How to Become a Social Worker in
To practice social work in the state of Wisconsin, candidates must register their social work license with the state's Marriage and Family Therapy, Professional Counseling and Social Work Examining Board; an entity which is overseen by Wisconsin's Department of Safety and Professional Services (DSPS). Social workers in Wisconsin are given credentials and are licensed to work with different kinds of people in a variety of communities and settings. They provide critical social services to communities in need and will find themselves working in schools, hospitals, community centers, municipal buildings private homes.
Wisconsin social work can be practiced with one of four licenses: Certified Social Worker (CSW), Certified Advanced Practice Social Worker (CAPSW), Licensed Clinical Social Worker (LCSW) or Certified Independent Social Worker (CISW).
Best BSW Programs in
This list ranks universities in Wisconsin that offer a bachelor's degree in social work (BSW), ordering them according to the reported salaries of students who graduate with this degree. The University of Wisconsin–Madison ranks #1 with a reported average salary of $60,900. The top four universities have reported graduate salaries above $50,000. All ranked universities have been accredited by the CSWE.
Alumni salaries were provided by PayScale. View our methodology for more details.
Most Affordable MSW Degrees in
The following list ranks colleges in Wisconsin to show the most-affordable options for students seeking a master's degree in social work (MSW). The University of Wisconsin–Madison ranks #1 with an annual tuition of $11,265, and the University of Wisconsin–Milwaukee comes as a close second with an annual tuition of $11,884. All of the ranked colleges are accredited by the CSWE.
Social Work Licensure Requirements in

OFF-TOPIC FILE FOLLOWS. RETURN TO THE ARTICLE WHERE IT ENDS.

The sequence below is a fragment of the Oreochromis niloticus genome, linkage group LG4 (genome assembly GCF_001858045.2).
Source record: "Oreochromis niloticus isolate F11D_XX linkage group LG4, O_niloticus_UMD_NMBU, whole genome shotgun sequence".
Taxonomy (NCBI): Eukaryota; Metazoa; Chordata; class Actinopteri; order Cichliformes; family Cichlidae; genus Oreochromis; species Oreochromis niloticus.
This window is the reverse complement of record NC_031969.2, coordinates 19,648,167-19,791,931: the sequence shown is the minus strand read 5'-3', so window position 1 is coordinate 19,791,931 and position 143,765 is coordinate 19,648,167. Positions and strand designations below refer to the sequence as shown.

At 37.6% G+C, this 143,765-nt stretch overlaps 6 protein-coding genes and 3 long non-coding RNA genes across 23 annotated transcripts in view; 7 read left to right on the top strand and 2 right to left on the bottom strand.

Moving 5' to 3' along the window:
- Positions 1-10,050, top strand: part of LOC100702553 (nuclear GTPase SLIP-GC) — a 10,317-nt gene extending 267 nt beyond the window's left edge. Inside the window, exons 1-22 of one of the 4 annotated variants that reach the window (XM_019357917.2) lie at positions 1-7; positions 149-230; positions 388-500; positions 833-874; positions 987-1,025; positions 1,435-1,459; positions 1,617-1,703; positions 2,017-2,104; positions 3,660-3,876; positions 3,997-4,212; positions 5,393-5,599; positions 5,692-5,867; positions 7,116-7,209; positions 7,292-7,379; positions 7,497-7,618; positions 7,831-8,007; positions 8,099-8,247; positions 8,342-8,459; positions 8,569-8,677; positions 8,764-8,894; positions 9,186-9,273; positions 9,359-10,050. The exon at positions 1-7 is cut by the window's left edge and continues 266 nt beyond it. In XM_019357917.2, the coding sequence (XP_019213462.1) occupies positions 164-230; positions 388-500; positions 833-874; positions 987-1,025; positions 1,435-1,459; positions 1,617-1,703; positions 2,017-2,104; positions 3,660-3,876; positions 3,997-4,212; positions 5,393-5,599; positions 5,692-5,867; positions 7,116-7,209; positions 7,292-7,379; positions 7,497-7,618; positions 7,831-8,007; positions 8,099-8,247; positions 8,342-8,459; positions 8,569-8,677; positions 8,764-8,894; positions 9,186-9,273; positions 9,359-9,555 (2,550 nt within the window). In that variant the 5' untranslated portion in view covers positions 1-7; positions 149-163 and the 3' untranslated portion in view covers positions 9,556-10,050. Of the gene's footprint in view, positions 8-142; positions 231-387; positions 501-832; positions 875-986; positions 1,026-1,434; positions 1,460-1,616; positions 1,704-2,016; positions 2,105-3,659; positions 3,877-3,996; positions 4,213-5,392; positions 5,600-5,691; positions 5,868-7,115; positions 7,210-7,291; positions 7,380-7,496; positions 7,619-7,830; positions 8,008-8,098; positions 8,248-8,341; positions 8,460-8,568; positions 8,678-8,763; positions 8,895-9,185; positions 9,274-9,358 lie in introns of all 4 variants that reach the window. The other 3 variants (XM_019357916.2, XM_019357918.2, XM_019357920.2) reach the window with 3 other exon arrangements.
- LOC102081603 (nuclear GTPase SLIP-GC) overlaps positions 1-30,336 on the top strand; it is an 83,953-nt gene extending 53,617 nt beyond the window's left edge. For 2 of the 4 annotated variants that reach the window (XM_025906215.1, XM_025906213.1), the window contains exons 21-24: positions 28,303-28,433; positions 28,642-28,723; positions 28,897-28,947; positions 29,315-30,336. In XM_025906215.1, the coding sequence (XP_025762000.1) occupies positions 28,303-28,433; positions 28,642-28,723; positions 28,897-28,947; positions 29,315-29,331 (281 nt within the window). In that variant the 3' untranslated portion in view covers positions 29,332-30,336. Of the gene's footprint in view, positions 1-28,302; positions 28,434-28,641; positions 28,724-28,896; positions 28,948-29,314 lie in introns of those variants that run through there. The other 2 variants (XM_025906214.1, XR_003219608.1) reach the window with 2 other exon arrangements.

The minimum education required to earn a social work license in the state of Wisconsin is a Bachelor of Social Work (BSW) from a college or university whose program is accredited by the Council on Social Work Education (CSWE). Some levels of licensure require students to complete a Master of Social Work (MSW). Wisconsin social work students should expect their classes to cover topics like human behavior, social policy, addiction, psychology, and research. Most programs will require practical work or internship experience as well. Those who hold a CSW credential can practice general, non-clinical social work at the bachelor's level, like case management and community organization.
All candidates are required to complete the state law exam, and applicants can pay an additional fee to extend their license application while they prepare to take the exam. CAPSWs are able to practice advanced, non-clinical social services, as well as clinical social work services under the supervision of an LCSW. LCSWs are the only licensed professionals in Wisconsin who can provide the full range of social work services, including clinical practice, like the diagnosis and treatment of mental disorders. CISWs can work independently, offering non-clinical social services.
Certified Social Worker
In order to obtain CSW licensure in Wisconsin, candidates must first earn a BSW or MSW from a CSWE-accredited school. Candidates who earn a Doctor of Social Work from a school that is not accredited by the CSWE are also eligible for this level of social work license. The next step is to submit the social worker application form to the state's Marriage and Family Therapy, Professional Counseling and Social Work Examining Board. The application should include verification of education directly from the candidate’s college or university and the associated application fee. Once the Examining Board approves the initial application, candidates are required to sit for the state's online, open-book law exam, which tests knowledge on state statutes and administrative code chapters that are relevant to Wisconsin social work. Applicants must score 85 percent or higher on this exam to pass.
Next, candidates must sit for the Association of Social Work Boards (ASWB) Bachelors Exam. There is a fee associated with exam registration, and the exam tests candidates on their knowledge of general social work practice. Applicants who pass both exams and complete all application requirements will be issued their CSW license and can begin practicing social work in Wisconsin immediately.
Certified Advanced Practice Social Worker
Becoming a CAPSW begins with candidates completing an MSW from a college or university that is CSWE-accredited. The next step in obtaining this level of Wisconsin social work licensure is to apply for it using the social worker application form available on the state's Marriage and Family Therapy, Professional Counseling and Social Work Examining Board website. The application needs to include verification from the school where the candidate completed their MSW, which should be provided by the school filling out the Certificate of Professional Education. There is a fee associated with the application, which includes registration for the state law exam.